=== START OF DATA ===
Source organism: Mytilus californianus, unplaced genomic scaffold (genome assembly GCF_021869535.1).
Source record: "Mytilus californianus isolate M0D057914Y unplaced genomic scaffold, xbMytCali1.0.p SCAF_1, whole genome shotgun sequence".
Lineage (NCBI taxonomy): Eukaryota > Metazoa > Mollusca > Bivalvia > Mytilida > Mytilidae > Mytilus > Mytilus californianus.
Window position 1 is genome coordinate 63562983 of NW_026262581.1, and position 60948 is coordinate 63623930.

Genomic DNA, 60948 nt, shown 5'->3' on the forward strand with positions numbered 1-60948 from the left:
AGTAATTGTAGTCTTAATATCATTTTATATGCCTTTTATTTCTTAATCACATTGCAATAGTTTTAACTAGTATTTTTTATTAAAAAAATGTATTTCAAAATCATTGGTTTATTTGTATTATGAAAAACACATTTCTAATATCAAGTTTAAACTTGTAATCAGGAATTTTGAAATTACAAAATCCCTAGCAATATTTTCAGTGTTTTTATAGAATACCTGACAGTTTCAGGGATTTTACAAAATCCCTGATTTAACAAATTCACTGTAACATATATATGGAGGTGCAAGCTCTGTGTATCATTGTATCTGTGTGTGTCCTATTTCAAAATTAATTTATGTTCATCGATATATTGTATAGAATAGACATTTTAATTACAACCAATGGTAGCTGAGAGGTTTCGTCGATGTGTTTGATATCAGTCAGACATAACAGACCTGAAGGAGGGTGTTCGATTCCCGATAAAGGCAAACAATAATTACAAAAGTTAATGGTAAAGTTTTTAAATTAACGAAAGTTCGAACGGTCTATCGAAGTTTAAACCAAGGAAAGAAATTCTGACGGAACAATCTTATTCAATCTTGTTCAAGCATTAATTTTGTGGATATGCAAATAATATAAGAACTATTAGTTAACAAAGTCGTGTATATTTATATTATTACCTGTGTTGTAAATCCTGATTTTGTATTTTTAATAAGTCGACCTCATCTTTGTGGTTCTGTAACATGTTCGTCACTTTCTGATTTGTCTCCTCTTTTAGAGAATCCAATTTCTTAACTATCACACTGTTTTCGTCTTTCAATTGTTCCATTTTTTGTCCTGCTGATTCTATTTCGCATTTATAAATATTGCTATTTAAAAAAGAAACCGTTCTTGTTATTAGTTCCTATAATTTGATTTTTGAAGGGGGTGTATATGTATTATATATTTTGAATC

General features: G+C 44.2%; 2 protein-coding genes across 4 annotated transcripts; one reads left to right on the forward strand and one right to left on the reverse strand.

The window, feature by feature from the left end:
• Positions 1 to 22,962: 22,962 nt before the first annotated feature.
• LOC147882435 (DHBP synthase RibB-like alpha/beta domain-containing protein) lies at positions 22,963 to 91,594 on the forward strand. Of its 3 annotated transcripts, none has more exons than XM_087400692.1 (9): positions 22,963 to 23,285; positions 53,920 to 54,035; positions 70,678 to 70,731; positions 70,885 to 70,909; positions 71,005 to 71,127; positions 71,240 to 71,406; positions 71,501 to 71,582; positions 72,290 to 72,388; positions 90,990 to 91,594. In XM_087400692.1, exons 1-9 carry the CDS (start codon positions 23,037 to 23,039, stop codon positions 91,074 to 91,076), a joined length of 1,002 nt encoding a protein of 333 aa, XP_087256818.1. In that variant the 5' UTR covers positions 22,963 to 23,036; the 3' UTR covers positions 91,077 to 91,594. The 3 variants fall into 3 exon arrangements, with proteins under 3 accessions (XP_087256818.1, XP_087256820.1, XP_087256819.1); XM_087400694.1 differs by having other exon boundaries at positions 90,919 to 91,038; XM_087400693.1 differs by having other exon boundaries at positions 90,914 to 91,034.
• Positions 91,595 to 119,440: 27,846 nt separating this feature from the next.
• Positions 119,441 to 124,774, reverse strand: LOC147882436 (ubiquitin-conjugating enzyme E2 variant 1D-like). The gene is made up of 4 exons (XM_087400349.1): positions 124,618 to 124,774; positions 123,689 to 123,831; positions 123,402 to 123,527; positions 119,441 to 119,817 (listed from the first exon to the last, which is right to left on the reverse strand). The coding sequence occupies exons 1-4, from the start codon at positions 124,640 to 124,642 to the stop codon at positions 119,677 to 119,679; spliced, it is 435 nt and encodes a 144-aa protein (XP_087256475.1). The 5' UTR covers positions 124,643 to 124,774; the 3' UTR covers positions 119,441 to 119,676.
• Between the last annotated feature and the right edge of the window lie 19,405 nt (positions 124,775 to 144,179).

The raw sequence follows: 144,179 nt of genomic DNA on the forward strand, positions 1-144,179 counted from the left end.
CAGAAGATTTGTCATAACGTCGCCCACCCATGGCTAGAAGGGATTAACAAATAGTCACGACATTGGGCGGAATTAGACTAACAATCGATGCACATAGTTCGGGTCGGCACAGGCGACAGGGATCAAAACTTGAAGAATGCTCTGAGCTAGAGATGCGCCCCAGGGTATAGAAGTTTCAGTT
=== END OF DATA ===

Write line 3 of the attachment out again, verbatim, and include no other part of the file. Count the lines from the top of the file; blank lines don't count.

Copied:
Lineage (NCBI taxonomy): Eukaryota > Metazoa > Mollusca > Bivalvia > Mytilida > Mytilidae > Mytilus > Mytilus californianus.